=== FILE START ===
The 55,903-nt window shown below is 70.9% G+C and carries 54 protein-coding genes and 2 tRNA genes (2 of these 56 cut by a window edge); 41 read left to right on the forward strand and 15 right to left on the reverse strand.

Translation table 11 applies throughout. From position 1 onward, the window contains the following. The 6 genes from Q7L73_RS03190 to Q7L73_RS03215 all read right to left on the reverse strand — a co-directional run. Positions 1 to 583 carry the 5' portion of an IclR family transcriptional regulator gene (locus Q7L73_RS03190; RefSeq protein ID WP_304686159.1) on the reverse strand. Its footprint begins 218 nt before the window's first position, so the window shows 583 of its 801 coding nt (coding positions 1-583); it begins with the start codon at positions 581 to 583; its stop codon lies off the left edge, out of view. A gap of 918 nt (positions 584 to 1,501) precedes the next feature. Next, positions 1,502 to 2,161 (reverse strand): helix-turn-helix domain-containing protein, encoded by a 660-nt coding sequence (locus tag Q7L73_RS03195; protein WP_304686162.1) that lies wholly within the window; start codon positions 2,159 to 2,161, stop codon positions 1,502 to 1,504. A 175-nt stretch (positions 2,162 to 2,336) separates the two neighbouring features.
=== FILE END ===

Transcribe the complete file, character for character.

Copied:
The 55,903-nt window shown below is 70.9% G+C and carries 54 protein-coding genes and 2 tRNA genes (2 of these 56 cut by a window edge); 41 read left to right on the forward strand and 15 right to left on the reverse strand.

Translation table 11 applies throughout. From position 1 onward, the window contains the following. The 6 genes from Q7L73_RS03190 to Q7L73_RS03215 all read right to left on the reverse strand — a co-directional run. Positions 1 to 583 carry the 5' portion of an IclR family transcriptional regulator gene (locus Q7L73_RS03190; RefSeq protein ID WP_304686159.1) on the reverse strand. Its footprint begins 218 nt before the window's first position, so the window shows 583 of its 801 coding nt (coding positions 1-583); it begins with the start codon at positions 581 to 583; its stop codon lies off the left edge, out of view. A gap of 918 nt (positions 584 to 1,501) precedes the next feature. Next, positions 1,502 to 2,161 (reverse strand): helix-turn-helix domain-containing protein, encoded by a 660-nt coding sequence (locus tag Q7L73_RS03195; protein WP_304686162.1) that lies wholly within the window; start codon positions 2,159 to 2,161, stop codon positions 1,502 to 1,504. A 175-nt stretch (positions 2,162 to 2,336) separates the two neighbouring features.